I guess I can’t be too surprised that a game called The Suicide of Rachel Foster is a bit of a can of worms. It’s a game that almost made me sick, twice, and for entirely different reasons.
At the outset the story of TSoRF is intriguing. The protagonist, Nicole, reads a letter from her mother, attends her funeral, and then makes the drive up to the family’s snowy hotel to prepare it for sale. She arrives in the middle of a snowstorm, and instead of appraising the property and leaving, she ends up trapped in the Shining-esque setting all alone, with nothing to do but face her family’s ugly past.
The reason the game is unpleasant at the start has little to do with the story though. Playing on an Xbox One X, the first-person viewpoint felt off. I’m not prone to motion sickness, yet I felt a similar swimminess to my first time in VR. If you are prone to motion sickness at all, I would exercise caution with this game. A couple ginger candies and an adjustment period got me through to the end without barfing, but my wife couldn’t watch the game for too long.
The game takes place in the early 90s. Early on, Nicole finds one of those large, old-school cell phones placed curiously on her childhood desk. When it rings, she is greeted by Irving, a local FEMA agent intimately familiar with the hotel, the neighborhood, and the dark cloud hanging over Nicole’s family.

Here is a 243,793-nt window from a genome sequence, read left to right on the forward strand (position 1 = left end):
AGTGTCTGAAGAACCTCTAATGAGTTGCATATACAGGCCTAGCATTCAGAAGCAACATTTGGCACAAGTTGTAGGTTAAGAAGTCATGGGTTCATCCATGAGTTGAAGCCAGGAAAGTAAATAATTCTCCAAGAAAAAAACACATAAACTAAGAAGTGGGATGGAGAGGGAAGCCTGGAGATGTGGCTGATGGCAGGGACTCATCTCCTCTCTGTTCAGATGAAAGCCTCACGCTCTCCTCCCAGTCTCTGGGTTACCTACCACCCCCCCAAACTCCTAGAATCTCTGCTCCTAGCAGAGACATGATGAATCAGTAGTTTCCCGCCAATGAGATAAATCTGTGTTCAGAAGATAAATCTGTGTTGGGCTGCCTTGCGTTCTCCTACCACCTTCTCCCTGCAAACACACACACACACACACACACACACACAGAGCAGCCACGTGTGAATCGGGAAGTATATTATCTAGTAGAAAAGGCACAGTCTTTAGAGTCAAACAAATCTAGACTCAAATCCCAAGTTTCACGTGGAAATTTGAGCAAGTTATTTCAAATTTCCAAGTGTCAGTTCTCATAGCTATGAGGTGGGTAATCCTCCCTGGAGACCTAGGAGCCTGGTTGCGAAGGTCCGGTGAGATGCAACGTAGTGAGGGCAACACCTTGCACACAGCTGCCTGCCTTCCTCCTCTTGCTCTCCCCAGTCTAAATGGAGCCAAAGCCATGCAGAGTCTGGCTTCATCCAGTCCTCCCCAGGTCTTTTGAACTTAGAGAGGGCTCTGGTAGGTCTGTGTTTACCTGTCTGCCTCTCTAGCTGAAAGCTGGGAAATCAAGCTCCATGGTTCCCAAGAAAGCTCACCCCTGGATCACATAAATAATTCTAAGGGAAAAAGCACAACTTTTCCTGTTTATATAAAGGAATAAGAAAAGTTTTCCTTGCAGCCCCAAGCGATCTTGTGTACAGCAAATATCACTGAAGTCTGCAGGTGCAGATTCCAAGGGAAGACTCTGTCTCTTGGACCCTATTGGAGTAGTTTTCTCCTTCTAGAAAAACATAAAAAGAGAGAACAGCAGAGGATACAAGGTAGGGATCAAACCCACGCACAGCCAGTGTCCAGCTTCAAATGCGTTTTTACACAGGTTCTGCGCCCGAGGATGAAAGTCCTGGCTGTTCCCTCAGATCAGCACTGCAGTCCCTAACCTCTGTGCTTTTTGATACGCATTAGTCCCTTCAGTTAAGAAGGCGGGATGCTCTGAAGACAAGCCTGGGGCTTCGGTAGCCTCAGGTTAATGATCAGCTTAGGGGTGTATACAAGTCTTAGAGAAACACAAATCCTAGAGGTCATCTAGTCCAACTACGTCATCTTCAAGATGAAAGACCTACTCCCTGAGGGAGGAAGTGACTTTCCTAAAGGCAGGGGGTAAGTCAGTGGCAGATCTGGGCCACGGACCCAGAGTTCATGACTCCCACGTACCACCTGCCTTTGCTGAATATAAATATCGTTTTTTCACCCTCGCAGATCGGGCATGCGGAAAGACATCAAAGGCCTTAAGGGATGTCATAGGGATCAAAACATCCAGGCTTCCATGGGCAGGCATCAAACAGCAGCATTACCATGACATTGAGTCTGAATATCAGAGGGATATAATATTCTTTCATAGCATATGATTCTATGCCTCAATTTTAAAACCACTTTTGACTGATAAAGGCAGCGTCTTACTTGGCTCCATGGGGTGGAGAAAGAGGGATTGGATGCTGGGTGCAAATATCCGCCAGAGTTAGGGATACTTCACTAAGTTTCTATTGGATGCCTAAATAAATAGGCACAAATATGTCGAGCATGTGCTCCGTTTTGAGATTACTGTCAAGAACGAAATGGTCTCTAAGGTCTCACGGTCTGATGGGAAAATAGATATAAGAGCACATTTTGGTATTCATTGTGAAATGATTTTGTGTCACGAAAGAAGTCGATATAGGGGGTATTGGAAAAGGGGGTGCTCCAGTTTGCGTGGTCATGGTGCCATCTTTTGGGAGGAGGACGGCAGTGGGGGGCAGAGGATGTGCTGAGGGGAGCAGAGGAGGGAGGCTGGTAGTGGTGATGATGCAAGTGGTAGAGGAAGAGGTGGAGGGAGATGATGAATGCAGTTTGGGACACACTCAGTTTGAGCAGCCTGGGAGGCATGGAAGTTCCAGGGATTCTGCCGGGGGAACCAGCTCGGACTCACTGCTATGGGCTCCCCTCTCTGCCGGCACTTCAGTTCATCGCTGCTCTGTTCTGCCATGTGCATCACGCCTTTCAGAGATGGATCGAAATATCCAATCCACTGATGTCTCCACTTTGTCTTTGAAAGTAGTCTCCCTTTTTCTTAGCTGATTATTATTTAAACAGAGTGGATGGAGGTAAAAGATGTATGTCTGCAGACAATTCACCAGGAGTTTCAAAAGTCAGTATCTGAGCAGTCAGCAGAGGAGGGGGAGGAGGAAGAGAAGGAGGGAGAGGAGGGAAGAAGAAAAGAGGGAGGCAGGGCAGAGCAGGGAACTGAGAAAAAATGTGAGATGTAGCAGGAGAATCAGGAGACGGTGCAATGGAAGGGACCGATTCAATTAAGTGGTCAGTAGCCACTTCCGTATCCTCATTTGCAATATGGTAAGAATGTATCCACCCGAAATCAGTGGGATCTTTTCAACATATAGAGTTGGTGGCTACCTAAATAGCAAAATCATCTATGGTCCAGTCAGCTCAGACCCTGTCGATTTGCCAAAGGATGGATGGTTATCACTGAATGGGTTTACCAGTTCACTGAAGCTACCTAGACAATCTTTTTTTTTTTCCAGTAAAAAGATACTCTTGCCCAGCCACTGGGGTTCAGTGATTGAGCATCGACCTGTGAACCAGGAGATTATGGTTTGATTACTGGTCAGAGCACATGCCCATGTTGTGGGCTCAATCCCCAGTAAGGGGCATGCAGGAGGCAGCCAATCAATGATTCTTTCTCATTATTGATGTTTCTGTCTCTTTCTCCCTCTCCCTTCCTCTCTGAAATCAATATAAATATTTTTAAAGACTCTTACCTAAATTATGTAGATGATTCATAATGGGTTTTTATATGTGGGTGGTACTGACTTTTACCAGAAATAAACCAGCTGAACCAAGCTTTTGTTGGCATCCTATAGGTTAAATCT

What follows is actually pretty cool and creepy. Nicole navigates the hotel with the help of Irving, and works to uncover the mystery of what happened to Rachel Foster, a childhood friend everyone thinks committed suicide. At this point, the details surrounding the case—which include a sexual relationship between the 16-year-old Rachel Foster and Nicole’s father—are ugly, but it’s easy to give the story the benefit of the doubt. Surely, the game will ultimately condemn Nicole’s father and his obvious child abuse, right?
As layers peel away and darker questions pile up, the hotel reveals false walls, strange sounds, and secret passages. There’s a mood and atmosphere to this game that puts it somewhere in the spectrum of psychological horror games like Silent Hill and P.T., while still showing restraint and staying relatively grounded. Taken as a pure horror experience, I was very much into it.
Motion sickness aside, so far, so good, right? Well, my appreciation of the game quickly deteriorated when I reached the game’s final moments. The ending of The Suicide of Rachel Foster is so thoughtless that it calls the entire story into question. It makes the game almost impossible to recommend, as it seems to excuse the incredibly creepy actions of its men while putting its women through the wringer. It was weird to see a game so clearly inspired by Gone Home and Life is Strange end on such an uncomfortably misogynist note.
I won’t go into detailed spoilers here (there’s already a fantastic breakdown of this game’s issues by Justin Woo on GameCrate), but the ending ruined a game I was enjoying quite a bit. There’s really no getting around it. The mental gymnastics I’d have to do to excuse what the game is clearly saying with its finale are too much.
There’s a version of The Suicide of Rachel Foster that tackles all of the same difficult topics and sticks the landing. Instead of apologizing for a child abuser, or throwing a character’s personality in the trash for a bit of shameless spectacle, TSoRF could have made some small changes and tackled this story with grace. I believe this would have been a game I could recommend in all its ugliness. As it is, I can only suggest a hard pass on this misogynist mess.